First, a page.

BROOKSVILLE — The problems at Hernando County's department of public works just keep piling up.
This time, the issue is dirt.
The St. Petersburg Times has learned that the Hernando County Sheriff's Office recently concluded an investigation into whether public works employees sold surplus fill dirt and favored buyers in exchange for gifts.
The criminal investigation turned up no proof that county workers or supervisors had received cash in return for the dirt that had been taken from retention ponds during routine maintenance, nor did it give any indication that favoritism was involved.
But it did find that county workers received hamburgers, pizzas, sodas, sunglasses and cash to buy lunch from various contractors who were benefiting from the surplus fill dirt.
Following a tip, the sheriff's office began investigating the department several months ago. That probe was recently concluded without criminal charges.
County Administrator David Hamilton wanted a closer look and Peggy Prentice, audit services director for the Clerk of the Circuit Court Karen Nicolai, examined the situation. The results were released this week.
In a memo to Charles Mixson, director of public works, Prentics said that the department "lacked inventory control'' in the way it disposed of the dirt, called "Florida gold'' during the building boom.
"Fill dirt, a surplus commodity of value, was sold or given away to contractors, and possibly the public, yet there is no known record of these actual transactions,'' in possible violation of state law, she wrote.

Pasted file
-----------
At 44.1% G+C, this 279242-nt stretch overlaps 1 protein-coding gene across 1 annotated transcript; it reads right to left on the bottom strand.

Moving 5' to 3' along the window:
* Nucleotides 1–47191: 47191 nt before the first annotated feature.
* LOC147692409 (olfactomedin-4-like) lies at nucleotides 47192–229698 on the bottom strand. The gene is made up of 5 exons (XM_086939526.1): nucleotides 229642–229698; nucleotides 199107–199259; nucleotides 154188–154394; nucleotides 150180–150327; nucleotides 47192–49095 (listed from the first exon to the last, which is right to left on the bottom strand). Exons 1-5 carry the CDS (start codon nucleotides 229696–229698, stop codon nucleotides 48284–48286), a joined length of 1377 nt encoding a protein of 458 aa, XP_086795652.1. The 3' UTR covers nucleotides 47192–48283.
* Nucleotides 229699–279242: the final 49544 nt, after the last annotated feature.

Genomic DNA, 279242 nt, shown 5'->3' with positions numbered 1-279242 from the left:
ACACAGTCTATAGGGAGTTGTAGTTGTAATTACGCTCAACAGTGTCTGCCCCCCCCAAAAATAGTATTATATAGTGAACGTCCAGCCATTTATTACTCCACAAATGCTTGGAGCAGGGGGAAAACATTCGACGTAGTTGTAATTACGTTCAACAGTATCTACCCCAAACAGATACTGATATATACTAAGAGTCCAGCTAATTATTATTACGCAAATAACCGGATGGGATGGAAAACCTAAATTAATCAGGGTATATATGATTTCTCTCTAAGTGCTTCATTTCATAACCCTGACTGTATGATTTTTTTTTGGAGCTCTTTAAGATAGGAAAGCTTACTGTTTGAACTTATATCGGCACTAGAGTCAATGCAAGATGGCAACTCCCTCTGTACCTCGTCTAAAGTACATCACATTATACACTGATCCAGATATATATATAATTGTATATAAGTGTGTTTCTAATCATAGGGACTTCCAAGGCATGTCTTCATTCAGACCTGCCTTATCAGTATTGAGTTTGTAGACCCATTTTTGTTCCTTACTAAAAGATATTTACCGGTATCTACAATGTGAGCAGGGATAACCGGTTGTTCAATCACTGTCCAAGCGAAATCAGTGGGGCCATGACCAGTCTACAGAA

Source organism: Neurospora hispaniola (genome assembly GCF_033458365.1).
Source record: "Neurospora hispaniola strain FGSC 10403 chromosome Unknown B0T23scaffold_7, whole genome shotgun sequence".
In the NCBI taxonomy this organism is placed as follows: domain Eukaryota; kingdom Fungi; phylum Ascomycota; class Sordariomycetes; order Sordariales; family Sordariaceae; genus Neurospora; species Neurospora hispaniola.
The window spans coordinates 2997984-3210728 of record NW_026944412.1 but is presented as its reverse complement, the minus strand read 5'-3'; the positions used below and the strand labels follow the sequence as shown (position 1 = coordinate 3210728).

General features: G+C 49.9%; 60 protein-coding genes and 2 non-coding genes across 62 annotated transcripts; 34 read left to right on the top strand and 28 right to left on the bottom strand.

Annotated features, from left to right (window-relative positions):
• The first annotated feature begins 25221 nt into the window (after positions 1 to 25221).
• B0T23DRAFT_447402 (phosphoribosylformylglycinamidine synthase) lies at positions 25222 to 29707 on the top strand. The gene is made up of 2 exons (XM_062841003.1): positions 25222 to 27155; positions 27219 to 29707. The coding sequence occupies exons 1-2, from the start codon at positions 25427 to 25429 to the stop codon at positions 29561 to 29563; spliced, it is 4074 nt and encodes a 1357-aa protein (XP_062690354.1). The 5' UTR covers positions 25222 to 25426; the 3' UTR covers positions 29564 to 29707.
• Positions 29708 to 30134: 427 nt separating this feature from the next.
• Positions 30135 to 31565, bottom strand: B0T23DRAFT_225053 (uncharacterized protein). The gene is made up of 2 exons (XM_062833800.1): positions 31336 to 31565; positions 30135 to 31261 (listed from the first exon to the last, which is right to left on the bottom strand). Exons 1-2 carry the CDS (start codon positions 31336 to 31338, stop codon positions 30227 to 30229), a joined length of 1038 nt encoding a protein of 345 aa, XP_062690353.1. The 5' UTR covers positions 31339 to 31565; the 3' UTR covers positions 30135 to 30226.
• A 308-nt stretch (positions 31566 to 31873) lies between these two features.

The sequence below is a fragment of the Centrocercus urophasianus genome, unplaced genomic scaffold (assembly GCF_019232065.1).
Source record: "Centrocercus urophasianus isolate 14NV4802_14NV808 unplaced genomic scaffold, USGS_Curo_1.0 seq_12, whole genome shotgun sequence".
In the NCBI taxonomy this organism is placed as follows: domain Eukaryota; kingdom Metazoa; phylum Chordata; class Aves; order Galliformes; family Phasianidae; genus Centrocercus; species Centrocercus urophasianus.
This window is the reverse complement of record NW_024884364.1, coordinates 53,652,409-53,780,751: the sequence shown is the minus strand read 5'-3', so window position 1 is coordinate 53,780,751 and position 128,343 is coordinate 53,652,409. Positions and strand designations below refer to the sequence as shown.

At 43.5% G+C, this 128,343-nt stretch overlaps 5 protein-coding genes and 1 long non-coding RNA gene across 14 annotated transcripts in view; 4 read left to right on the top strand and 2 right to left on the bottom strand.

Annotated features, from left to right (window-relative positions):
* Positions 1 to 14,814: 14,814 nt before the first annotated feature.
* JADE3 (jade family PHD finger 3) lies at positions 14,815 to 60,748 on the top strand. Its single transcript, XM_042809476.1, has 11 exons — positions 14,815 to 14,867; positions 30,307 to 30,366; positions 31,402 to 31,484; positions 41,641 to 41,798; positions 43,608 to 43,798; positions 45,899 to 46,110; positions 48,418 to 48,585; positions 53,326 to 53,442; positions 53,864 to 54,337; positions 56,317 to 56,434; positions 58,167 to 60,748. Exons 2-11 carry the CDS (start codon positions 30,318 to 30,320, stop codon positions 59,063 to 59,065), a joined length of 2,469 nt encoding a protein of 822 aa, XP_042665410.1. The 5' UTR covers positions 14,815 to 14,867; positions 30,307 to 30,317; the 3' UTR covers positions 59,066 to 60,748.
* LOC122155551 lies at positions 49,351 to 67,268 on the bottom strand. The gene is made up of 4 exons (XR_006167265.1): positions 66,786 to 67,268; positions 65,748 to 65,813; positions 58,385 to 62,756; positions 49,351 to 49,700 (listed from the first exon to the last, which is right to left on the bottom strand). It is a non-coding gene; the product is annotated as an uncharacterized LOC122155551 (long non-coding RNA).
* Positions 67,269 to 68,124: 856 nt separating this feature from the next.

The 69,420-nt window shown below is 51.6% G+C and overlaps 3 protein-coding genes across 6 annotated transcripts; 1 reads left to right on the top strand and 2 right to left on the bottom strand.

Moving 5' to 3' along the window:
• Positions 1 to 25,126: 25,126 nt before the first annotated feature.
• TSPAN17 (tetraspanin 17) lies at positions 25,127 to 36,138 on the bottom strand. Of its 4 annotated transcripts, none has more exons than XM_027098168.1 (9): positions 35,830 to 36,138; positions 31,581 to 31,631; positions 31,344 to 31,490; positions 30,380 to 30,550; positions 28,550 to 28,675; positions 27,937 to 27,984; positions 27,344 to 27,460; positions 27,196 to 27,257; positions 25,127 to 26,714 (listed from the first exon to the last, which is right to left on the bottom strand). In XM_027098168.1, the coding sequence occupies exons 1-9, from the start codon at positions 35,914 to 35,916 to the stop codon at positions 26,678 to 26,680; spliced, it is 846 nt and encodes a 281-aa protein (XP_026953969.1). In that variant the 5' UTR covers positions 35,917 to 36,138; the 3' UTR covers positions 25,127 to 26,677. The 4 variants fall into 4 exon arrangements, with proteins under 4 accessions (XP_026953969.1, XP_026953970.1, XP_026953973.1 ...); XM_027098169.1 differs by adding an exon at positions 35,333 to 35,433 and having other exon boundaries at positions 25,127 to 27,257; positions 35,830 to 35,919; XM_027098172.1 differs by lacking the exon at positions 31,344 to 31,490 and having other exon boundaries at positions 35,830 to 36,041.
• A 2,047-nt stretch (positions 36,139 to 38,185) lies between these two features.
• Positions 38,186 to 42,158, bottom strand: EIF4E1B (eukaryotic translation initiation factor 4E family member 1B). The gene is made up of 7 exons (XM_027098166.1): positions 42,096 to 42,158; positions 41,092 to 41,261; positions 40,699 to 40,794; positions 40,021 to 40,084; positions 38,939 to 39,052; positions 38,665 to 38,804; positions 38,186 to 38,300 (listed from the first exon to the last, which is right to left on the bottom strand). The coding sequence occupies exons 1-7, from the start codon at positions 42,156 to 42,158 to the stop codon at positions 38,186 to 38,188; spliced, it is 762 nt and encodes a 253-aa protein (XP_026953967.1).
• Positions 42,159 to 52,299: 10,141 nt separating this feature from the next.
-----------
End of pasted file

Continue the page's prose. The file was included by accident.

She tells Mixson, "it may be prudent'' to write several new policies, a finding echoed by Nicolai. "I think it was a sign of the times that something had value and we had to develop policies and procedures to deal with it,'' Nicolai said.
One policy should tell employees that they are not authorized to accept cash or items of value in exchange for county assets. Another should make it clear that if contractors or others are allowed to dig on county property, they should provide the county with proof of insurance, the document stated.
The investigation showed that, in some cases, the county would allow contractors to do the maintenance on drainage areas themselves for no cost but they could keep the fill dirt afterwards.
Mixson said Thursday that he was preparing a response and was also preparing a new policy "so that there won't be any misunderstanding.''
Hamilton said he is concerned about the latest problems with Mixson's department. He said handling basic tasks such as disposing of surplus dirt should be simple, especially for someone with Mixson's long tenure with the county.
"I quite honestly expect more'' from a department head, Hamilton told the Times. "I anticipate having a frank discussion with Mr. Mixson in the near future.''
Mixson strongly defended how his department had handled surplus dirt in the past. Before the building boom of 2005 and since the bust that followed, he said, surplus dirt has been a waste product that had to be hauled to the landfill, costing the county money for trucking and for hauling.
County workers were grateful to find contractors or the public to haul off the dirt. When the dirt suddenly was in demand as fill for construction sites, Mixson said that his department pushed to seek bids to sell it.
As for the pizzas, food and other small gifts received by the county workers, Mixson said the county's existing policy allowed workers to accept small items and that the workers did not make the decisions on who got the dirt. Supervisors did.
Mixson said with the current slump in building, the surplus dirt has turned into a waste product again. "If we offered it today, how many takers do you think we would have?'' he said.
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